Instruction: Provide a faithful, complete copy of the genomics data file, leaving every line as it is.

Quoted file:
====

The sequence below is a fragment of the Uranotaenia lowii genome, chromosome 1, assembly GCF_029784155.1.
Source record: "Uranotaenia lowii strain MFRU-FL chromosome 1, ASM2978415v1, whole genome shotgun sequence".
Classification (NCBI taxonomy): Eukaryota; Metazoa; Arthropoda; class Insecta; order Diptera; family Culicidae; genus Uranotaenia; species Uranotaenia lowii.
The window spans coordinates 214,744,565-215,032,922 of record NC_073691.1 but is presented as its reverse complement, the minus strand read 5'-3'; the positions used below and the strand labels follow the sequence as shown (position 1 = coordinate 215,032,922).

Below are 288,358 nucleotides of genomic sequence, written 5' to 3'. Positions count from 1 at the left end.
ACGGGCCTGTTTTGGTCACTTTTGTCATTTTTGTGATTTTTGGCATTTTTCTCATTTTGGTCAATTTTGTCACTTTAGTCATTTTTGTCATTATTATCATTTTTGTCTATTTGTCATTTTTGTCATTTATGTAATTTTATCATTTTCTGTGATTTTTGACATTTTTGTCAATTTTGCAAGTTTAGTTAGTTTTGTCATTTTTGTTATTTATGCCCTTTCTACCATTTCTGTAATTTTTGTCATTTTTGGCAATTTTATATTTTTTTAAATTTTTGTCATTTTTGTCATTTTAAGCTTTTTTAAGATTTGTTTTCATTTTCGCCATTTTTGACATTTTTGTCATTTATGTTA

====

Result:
The sequence below is a fragment of the Uranotaenia lowii genome, chromosome 1, assembly GCF_029784155.1.
Source record: "Uranotaenia lowii strain MFRU-FL chromosome 1, ASM2978415v1, whole genome shotgun sequence".
Classification (NCBI taxonomy): Eukaryota; Metazoa; Arthropoda; class Insecta; order Diptera; family Culicidae; genus Uranotaenia; species Uranotaenia lowii.
The window spans coordinates 214,744,565-215,032,922 of record NC_073691.1 but is presented as its reverse complement, the minus strand read 5'-3'; the positions used below and the strand labels follow the sequence as shown (position 1 = coordinate 215,032,922).

Below are 288,358 nucleotides of genomic sequence, written 5' to 3'. Positions count from 1 at the left end.
ACGGGCCTGTTTTGGTCACTTTTGTCATTTTTGTGATTTTTGGCATTTTTCTCATTTTGGTCAATTTTGTCACTTTAGTCATTTTTGTCATTATTATCATTTTTGTCTATTTGTCATTTTTGTCATTTATGTAATTTTATCATTTTCTGTGATTTTTGACATTTTTGTCAATTTTGCAAGTTTAGTTAGTTTTGTCATTTTTGTTATTTATGCCCTTTCTACCATTTCTGTAATTTTTGTCATTTTTGGCAATTTTATATTTTTTTAAATTTTTGTCATTTTTGTCATTTTAAGCTTTTTTAAGATTTGTTTTCATTTTCGCCATTTTTGACATTTTTGTCATTTATGTTA